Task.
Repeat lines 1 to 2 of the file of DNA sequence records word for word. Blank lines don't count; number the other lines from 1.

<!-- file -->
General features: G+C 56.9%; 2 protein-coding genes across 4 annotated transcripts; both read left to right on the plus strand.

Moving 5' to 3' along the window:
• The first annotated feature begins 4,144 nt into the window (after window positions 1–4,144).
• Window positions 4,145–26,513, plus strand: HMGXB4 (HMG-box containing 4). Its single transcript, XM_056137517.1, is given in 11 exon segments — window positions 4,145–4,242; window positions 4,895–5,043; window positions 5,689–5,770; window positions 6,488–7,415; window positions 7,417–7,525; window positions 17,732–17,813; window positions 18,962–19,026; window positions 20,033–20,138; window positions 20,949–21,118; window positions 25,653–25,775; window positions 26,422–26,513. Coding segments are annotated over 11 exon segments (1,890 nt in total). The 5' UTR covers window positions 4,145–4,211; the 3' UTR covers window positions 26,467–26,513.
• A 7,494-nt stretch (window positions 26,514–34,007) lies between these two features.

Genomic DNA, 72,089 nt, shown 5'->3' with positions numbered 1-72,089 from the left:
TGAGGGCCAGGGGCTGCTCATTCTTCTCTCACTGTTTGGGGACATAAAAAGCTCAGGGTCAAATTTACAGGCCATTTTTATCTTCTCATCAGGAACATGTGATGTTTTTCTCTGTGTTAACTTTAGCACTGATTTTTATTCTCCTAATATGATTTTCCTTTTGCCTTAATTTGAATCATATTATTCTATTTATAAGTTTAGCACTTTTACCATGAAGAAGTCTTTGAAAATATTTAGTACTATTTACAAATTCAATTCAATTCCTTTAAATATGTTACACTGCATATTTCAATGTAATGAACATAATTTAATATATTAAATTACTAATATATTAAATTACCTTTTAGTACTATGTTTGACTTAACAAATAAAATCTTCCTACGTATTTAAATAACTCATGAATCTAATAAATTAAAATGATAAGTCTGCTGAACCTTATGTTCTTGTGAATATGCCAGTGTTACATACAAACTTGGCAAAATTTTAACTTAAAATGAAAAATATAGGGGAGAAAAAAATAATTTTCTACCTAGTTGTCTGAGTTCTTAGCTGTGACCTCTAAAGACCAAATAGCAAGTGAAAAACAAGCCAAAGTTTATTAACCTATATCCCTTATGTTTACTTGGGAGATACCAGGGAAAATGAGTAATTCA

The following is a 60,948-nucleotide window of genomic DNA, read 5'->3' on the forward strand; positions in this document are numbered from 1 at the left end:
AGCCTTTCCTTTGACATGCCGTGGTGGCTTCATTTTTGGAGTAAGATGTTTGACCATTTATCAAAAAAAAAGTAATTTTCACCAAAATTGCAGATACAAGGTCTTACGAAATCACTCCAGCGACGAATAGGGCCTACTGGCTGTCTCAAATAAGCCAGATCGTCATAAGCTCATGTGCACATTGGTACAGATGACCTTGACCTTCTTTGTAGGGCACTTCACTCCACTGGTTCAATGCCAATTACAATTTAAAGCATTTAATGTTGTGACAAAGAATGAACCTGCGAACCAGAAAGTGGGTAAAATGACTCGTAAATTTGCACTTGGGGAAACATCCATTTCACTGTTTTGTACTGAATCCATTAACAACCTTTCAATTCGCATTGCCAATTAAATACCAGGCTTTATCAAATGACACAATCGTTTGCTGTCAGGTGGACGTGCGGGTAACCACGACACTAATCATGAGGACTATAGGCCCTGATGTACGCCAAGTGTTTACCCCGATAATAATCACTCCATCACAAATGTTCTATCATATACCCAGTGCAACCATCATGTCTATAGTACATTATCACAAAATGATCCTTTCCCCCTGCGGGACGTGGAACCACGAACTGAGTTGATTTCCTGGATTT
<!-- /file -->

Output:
General features: G+C 56.9%; 2 protein-coding genes across 4 annotated transcripts; both read left to right on the plus strand.

Moving 5' to 3' along the window: